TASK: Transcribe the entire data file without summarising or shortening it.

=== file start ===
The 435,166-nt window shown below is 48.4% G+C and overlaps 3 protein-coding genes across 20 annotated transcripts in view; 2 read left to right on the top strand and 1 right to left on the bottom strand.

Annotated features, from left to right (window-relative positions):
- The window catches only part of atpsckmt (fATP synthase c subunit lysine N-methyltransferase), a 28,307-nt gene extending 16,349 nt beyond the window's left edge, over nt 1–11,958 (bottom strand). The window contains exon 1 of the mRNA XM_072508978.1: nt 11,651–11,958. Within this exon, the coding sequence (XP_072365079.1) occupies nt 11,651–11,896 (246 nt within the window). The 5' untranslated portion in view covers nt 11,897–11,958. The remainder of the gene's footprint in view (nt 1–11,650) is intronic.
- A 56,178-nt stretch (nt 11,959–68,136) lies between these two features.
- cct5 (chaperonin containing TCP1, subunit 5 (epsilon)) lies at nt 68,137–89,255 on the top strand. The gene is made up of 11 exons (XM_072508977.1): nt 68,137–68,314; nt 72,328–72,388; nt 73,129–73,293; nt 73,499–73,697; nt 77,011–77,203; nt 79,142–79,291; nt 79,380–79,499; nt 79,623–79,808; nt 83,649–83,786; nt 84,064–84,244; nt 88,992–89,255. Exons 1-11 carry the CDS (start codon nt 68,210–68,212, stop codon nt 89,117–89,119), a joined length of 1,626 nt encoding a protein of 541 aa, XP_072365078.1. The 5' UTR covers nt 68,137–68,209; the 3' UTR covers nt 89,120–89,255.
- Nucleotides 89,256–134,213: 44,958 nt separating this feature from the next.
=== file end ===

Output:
The 435,166-nt window shown below is 48.4% G+C and overlaps 3 protein-coding genes across 20 annotated transcripts in view; 2 read left to right on the top strand and 1 right to left on the bottom strand.

Annotated features, from left to right (window-relative positions):
- The window catches only part of atpsckmt (fATP synthase c subunit lysine N-methyltransferase), a 28,307-nt gene extending 16,349 nt beyond the window's left edge, over nt 1–11,958 (bottom strand). The window contains exon 1 of the mRNA XM_072508978.1: nt 11,651–11,958. Within this exon, the coding sequence (XP_072365079.1) occupies nt 11,651–11,896 (246 nt within the window). The 5' untranslated portion in view covers nt 11,897–11,958. The remainder of the gene's footprint in view (nt 1–11,650) is intronic.
- A 56,178-nt stretch (nt 11,959–68,136) lies between these two features.
- cct5 (chaperonin containing TCP1, subunit 5 (epsilon)) lies at nt 68,137–89,255 on the top strand. The gene is made up of 11 exons (XM_072508977.1): nt 68,137–68,314; nt 72,328–72,388; nt 73,129–73,293; nt 73,499–73,697; nt 77,011–77,203; nt 79,142–79,291; nt 79,380–79,499; nt 79,623–79,808; nt 83,649–83,786; nt 84,064–84,244; nt 88,992–89,255. Exons 1-11 carry the CDS (start codon nt 68,210–68,212, stop codon nt 89,117–89,119), a joined length of 1,626 nt encoding a protein of 541 aa, XP_072365078.1. The 5' UTR covers nt 68,137–68,209; the 3' UTR covers nt 89,120–89,255.
- Nucleotides 89,256–134,213: 44,958 nt separating this feature from the next.